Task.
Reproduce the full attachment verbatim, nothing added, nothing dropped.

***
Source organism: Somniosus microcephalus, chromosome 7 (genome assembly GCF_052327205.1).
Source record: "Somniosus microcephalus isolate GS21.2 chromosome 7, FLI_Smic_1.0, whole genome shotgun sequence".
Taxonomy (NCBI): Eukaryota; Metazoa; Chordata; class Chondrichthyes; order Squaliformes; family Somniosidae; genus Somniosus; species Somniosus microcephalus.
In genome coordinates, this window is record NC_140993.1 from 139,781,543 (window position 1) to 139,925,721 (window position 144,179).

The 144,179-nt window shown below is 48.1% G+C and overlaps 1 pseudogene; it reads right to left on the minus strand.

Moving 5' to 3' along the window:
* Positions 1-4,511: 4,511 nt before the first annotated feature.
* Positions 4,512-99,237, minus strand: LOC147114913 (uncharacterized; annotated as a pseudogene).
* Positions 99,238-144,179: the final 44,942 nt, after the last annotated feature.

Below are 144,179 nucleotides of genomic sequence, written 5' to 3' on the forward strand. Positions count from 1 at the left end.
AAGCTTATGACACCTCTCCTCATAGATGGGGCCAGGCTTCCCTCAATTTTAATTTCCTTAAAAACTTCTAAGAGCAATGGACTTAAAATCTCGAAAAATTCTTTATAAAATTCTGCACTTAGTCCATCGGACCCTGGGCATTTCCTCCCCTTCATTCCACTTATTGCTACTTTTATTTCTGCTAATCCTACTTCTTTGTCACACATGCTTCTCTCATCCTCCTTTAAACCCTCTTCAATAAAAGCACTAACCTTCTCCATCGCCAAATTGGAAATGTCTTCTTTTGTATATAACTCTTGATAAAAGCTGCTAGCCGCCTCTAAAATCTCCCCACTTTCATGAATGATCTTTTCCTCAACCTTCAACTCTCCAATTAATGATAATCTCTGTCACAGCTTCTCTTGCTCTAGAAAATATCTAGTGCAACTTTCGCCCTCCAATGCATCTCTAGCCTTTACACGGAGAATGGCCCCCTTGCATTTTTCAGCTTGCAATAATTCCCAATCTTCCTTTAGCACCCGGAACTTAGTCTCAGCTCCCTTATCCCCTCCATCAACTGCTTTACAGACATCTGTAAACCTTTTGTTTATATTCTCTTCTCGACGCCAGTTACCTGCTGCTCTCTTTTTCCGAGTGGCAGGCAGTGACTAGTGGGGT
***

Source organism: Somniosus microcephalus, chromosome 7 (genome assembly GCF_052327205.1).
Source record: "Somniosus microcephalus isolate GS21.2 chromosome 7, FLI_Smic_1.0, whole genome shotgun sequence".
Taxonomy (NCBI): Eukaryota; Metazoa; Chordata; class Chondrichthyes; order Squaliformes; family Somniosidae; genus Somniosus; species Somniosus microcephalus.
In genome coordinates, this window is record NC_140993.1 from 139,781,543 (window position 1) to 139,925,721 (window position 144,179).

The 144,179-nt window shown below is 48.1% G+C and overlaps 1 pseudogene; it reads right to left on the minus strand.

Moving 5' to 3' along the window:
* Positions 1-4,511: 4,511 nt before the first annotated feature.
* Positions 4,512-99,237, minus strand: LOC147114913 (uncharacterized; annotated as a pseudogene).
* Positions 99,238-144,179: the final 44,942 nt, after the last annotated feature.

Below are 144,179 nucleotides of genomic sequence, written 5' to 3' on the forward strand. Positions count from 1 at the left end.
AAGCTTATGACACCTCTCCTCATAGATGGGGCCAGGCTTCCCTCAATTTTAATTTCCTTAAAAACTTCTAAGAGCAATGGACTTAAAATCTCGAAAAATTCTTTATAAAATTCTGCACTTAGTCCATCGGACCCTGGGCATTTCCTCCCCTTCATTCCACTTATTGCTACTTTTATTTCTGCTAATCCTACTTCTTTGTCACACATGCTTCTCTCATCCTCCTTTAAACCCTCTTCAATAAAAGCACTAACCTTCTCCATCGCCAAATTGGAAATGTCTTCTTTTGTATATAACTCTTGATAAAAGCTGCTAGCCGCCTCTAAAATCTCCCCACTTTCATGAATGATCTTTTCCTCAACCTTCAACTCTCCAATTAATGATAATCTCTGTCACAGCTTCTCTTGCTCTAGAAAATATCTAGTGCAACTTTCGCCCTCCAATGCATCTCTAGCCTTTACACGGAGAATGGCCCCCTTGCATTTTTCAGCTTGCAATAATTCCCAATCTTCCTTTAGCACCCGGAACTTAGTCTCAGCTCCCTTATCCCCTCCATCAACTGCTTTACAGACATCTGTAAACCTTTTGTTTATATTCTCTTCTCGACGCCAGTTACCTGCTGCTCTCTTTTTCCGAGTGGCAGGCAGTGACTAGTGGGGT